For a child diagnosed with a movement disorder, performing brain surgery to alleviate their pain may seem too scary of an option for parents. Pediatric neurologists and neurosurgeons at the Washington University School of Medicine in St. Louis hope to alleviate that fear by discussing the potential benefits and realities of Deep Brain Stimulation (DBS).
In pediatric patients, movement disorders typically refer to diseases where a child has problems controlling the tone and movement of their arms and legs. One such disorder, Dystonia, is extremely painful and can lead to a condition called Status dystonicus, in which a child’s movement is so uncontrolled that it affects their blood pressure and ability to breathe.
Amy R. Viehoever, MD, PhD, assistant professor of neurology, has focused her research on treating pediatric movement disorders, with a special concentration on improving the use of DBS. She also runs the GNAO1 Neurodevelopmental Disorder Natural History Study, a clinical trial that seeks to understand the genetic causes of neurodevelopmental disorders like Dystonia.
Since 2011, Viehover has collaborated with WashU pediatric neurosurgeons in evaluating whether patients with Dystonia qualify for DBS surgery. “There are definitely several things that will suggest whether a child will be a good candidate for this surgery,” said Dr. Viehoever. “But each case is different.”
“The surgery can help treat the disease by reducing the rigid, locked muscles or taking the pain away,” said Sean McEvoy, MD, assistant professor of neurosurgery and pediatrics. “It doesn’t necessarily treat the fundamental cause of the disease, but it helps to decrease the discomfort and suffering.”
DBS is performed in two parts and requires a great deal of advanced planning given the level of accuracy that is required. First, an MRI scan is taken of the child’s brain and doctors map out where all the blood vessels are located to find the exact spot to place the electrodes. Next, two electrodes resembling thin wires are placed inside of the globus pallidus internus (GPi) part of the brain. During the second surgery, a battery powered generator is implanted into the child’s chest. An electrical current from the generator is sent to the electrodes, stimulating particular areas of the brain.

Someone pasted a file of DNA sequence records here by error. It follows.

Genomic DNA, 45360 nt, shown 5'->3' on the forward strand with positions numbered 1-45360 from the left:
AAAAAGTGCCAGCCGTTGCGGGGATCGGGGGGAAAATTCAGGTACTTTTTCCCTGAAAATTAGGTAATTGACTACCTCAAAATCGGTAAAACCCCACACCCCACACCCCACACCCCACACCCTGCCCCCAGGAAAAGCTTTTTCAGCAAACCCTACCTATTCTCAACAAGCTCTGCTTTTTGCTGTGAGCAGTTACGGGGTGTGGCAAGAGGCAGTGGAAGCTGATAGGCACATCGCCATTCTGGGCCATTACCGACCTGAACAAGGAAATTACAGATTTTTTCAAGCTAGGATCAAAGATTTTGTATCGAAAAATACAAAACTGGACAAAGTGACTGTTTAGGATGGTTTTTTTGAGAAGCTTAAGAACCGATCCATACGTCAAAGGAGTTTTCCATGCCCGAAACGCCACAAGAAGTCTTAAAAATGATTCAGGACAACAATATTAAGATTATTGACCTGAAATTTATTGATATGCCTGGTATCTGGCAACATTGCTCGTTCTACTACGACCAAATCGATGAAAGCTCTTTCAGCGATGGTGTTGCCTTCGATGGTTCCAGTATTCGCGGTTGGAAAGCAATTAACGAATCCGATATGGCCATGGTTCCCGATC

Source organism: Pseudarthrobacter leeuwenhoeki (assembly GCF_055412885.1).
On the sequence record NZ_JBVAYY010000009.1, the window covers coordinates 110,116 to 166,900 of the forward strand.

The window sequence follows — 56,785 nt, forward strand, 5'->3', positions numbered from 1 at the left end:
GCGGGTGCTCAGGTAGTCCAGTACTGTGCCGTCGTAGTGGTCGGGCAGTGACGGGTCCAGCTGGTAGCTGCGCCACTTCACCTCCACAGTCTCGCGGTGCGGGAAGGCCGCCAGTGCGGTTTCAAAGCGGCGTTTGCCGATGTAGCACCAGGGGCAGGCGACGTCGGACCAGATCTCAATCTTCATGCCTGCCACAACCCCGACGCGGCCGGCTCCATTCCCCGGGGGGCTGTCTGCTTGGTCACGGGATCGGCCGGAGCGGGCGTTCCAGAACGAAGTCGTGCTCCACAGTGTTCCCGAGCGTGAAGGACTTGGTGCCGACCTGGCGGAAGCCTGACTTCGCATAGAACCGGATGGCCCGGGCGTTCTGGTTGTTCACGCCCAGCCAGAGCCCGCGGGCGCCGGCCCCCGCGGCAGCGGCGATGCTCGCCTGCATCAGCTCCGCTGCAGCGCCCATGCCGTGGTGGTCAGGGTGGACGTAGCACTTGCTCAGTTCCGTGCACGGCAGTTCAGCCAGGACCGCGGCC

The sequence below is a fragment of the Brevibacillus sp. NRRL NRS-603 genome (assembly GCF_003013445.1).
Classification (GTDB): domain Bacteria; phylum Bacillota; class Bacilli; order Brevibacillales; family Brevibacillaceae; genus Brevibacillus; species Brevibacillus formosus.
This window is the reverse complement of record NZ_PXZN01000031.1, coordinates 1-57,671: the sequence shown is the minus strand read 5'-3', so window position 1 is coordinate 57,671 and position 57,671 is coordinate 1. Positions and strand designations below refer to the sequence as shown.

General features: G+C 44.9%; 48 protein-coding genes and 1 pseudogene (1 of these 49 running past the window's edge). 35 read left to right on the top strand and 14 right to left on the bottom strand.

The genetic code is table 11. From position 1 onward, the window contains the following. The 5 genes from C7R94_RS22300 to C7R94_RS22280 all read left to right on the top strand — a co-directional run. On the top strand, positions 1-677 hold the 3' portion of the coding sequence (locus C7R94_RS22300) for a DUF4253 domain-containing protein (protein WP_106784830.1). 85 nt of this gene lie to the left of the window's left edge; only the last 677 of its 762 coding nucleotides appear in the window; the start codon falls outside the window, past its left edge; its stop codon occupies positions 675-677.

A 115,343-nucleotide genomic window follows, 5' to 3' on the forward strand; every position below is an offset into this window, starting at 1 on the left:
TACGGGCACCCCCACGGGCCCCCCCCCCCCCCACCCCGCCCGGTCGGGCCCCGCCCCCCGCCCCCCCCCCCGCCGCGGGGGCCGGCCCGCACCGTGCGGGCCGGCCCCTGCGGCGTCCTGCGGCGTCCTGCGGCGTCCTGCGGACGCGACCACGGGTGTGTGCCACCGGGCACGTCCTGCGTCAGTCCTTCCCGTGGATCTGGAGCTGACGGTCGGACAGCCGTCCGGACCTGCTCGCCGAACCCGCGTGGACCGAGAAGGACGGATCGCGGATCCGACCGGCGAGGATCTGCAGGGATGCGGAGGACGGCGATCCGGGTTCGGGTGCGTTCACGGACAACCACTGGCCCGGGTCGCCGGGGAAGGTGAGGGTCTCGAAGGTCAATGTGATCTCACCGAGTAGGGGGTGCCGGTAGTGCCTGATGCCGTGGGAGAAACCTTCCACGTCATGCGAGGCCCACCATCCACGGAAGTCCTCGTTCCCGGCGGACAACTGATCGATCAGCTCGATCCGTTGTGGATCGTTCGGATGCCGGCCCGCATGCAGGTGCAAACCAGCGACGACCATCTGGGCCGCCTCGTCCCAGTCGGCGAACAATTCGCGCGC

Viehoever oversees the next phase, which is programing the generator. She works with the patient for several months, adjusting the intensity and shape of the electrical current that comes out of the electrode, to find the optimal way of stimulating the brain and getting the best response. At every patient visit, Viehoever performs a very specific set of formalized measurements to show how the patient was functioning before and after the surgery.
While DBS surgery can be effective for reducing the intensity of symptoms for patients, particularly in children who are born with genetic disorders that lead to a movement disorder, it may take months after the surgery before the patient begins feeling relief. Additionally, not every child with Dystonia is the best candidate for DBS.
“We constantly walk a fine line between trying to give care to children who can benefit from the surgery, while also determining who may not,” said McEvoy. “It’s hard because everyone wants to be hopeful and approach this surgery with the belief that we’re going to make them better, but we always try to be mindful of not overselling what we can do.” Because of the success of DBS for movement disorders, similar surgeries are now being performed at St. Louis Children’s Hospital for children with epilepsy that have not responded to multiple medications.
For more information about treating movement disorders in children and adults, go to movementdisorders.wustl.edu or call 314-362-6908 to schedule an appointment.